Dr. Apolito testified that if C.C. remained compliant with her medication regimen and obtained "assistive services," she would be able to care for her children. In addition, Dr. Apolito stated that the bond between C.C. and R.C. was "clear and solid" and that there was a definite bond between C.C. and R.A.J., Jr. because it was "clear that he was comfortable with [C.C.] and he was enjoying her company, [and] enjoying... interacting with her." However, Dr. Apolito acknowledged that if C.C. were to become unstable, there "would be a concern as far as her ability to parent her children; no question about it."
At the conclusion of the trial, the court terminated C.C.'s parental rights. In her oral decision placed on the record July 9, 2008, the court found:
With regard to the first prong that the child's health and the child's development have or will be severely impaired by the parental relationship, if continued, I think is best manifested by the first series of allegations that came to the attention of the Division.
... [C.C.] did in fact pose a serious threat to the safety and the health of her child, [R.C.] This impairment that she suffers, that of paranoid schizophrenia, is ongoing, pervasive, and cannot be cured. It is quite apparent that this child's health was in fact seriously impaired and could have been even more seriously impaired by [C.C.] had the Division not taken charge of the child. There is ample evidence through the various reports of the doctors concerning this situation that [C.C.] did not really understand the reasons for any of the concerns. Her answers on many occasions to the nutrition aspect of the child's diet were vague, unknowing, and, unfortunately, quite ignorant in terms of trying to learn or to discover what is necessary for a child's nutrition.... Her paranoia takes over apparently in these situations, and rather than deal with the question at hand, the behavior becomes that of a threatening nature, where she feels strongly that the people who are criticizing her or who are trying to make her understand the needs of the child are simply trying to attack her, take the child away, and she has failed to accept or did fail to accept any of their significant recommendations.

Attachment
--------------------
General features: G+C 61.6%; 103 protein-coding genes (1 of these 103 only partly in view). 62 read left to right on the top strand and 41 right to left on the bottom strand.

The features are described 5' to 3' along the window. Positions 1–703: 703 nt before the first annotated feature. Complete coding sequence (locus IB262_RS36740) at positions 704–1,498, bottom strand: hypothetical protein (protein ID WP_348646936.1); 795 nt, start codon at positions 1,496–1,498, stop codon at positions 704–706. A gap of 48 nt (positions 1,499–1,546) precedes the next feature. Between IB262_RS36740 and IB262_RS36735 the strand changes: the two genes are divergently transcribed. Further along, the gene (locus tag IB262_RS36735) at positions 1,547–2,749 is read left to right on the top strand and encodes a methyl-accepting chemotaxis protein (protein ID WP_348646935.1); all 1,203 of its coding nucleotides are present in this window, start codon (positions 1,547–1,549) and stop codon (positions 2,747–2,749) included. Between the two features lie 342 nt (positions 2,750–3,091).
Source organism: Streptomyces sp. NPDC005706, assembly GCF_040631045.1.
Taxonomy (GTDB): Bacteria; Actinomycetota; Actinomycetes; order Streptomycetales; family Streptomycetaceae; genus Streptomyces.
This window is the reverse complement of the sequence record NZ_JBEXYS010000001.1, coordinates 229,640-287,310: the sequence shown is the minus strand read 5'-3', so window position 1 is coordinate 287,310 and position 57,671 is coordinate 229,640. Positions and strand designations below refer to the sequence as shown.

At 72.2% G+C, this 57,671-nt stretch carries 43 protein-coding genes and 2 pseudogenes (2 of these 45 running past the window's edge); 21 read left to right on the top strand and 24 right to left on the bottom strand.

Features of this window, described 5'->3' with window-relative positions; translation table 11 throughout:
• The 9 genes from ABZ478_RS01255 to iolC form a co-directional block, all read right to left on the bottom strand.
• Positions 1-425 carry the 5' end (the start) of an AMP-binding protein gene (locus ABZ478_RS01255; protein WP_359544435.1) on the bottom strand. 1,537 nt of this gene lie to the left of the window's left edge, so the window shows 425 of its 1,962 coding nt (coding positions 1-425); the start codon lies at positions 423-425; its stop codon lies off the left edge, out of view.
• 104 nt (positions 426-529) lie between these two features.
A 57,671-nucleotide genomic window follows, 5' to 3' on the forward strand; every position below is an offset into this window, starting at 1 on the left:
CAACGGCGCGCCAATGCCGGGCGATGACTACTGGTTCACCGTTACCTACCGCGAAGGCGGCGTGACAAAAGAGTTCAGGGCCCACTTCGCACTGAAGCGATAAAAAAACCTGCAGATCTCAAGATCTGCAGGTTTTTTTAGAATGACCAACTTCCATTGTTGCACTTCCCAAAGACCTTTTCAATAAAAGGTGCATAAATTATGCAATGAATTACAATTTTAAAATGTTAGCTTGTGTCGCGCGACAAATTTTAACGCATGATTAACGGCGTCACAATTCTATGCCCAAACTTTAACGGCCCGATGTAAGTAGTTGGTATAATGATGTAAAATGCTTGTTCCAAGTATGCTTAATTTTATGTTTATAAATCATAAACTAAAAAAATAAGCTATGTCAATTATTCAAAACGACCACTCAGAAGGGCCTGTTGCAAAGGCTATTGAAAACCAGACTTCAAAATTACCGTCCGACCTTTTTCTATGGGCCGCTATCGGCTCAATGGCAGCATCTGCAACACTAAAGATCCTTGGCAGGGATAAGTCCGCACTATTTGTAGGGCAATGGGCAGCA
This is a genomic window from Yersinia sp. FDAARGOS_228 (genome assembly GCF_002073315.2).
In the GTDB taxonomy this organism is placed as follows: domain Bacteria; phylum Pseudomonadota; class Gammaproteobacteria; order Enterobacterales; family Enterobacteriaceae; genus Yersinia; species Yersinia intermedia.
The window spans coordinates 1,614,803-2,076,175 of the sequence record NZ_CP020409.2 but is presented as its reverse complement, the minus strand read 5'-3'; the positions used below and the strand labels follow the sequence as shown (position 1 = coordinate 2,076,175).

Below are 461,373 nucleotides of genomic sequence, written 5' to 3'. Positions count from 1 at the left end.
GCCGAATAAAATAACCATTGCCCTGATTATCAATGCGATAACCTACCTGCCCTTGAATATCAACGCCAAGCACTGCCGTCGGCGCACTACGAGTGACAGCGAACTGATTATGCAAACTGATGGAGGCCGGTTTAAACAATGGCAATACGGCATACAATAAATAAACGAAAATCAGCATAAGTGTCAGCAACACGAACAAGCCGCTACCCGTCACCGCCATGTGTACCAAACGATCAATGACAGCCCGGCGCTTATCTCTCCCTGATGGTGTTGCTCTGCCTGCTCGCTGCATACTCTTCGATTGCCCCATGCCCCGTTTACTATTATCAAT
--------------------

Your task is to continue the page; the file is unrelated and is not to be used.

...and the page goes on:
The second prong that must be proven is that the parent is unable or unwilling to eliminate the harm that may have been done or would be done in the future and that delaying permanent placement would only add to that harm.... [I]t is not an unwillingness of [C.C.] that is apparent, but it is her inability to do so, which is quite clear. Every doctor who has testified or has provided a report in this case has had the same assessment of [C.C.], and that assessment is that her mental problems, the paranoid schizophrenia, is not only pervasive, but is a condition which has highs and lows, where she can comply and can't comply, but, more importantly, that as time goes on very often allows a de-compensation, as opposed to a condition that improves with time.
... [Since] these children were born of two parents that were diagnosed with paranoid schizophrenia, the... probability of these children suffering from this same mental disease at an appropriate age is very high. The only mitigating factor that could help this high resolution would be for them to be brought up in a stable, calm, and nurturing environment.... So it is not only the inability that [C.C.] has to abate the situation regarding her own mental illness, but apparently would have no ability whatsoever to maintain a calm, peaceful, and nurturing environment for these children to help them not be subject to this dreadful disease. So it is very clear that the second prong has been met affirmatively and by clear and convincing evidence by the State.
The third prong that must be met is that the State has made diligent efforts to provide services to help the parent correct the circumstances which led to the child's placement outside the home, in the first place, and that the [c]court has considered alternatives to termination. Services have been provided to [C.C.] from the very onset of her assuming the responsibility of [R.C.] Unfortunately, as indicated before, it is quite clear that no amount of services could cure the problem.... At first she was given the homemaker. She did comply. The homemaker did leave. Then we had the series of incidences of the failure to thrive.... The State has given her the ability to seek psychiatric help, to be medicated, to deal with her mental illness problems, and everything that could possibly be done under the circumstances, I believe, has been done, but it doesn't appear that it's been to any avail. Every service that was provided was done by the Division in good faith, and, unfortunately, [C.C.] seemed not to either accept it, appreciate it, or be helped by it.
The [c]court also finds that there really are no other alternatives to termination in this case. The biological father has already surrendered. Certainly under no circumstances could [C.C.] herself take full responsibility for these children by herself, and since we have a -- an excellent family member who is seeking to adopt these children, that that is the one and only plan that can be considered by the [c]court.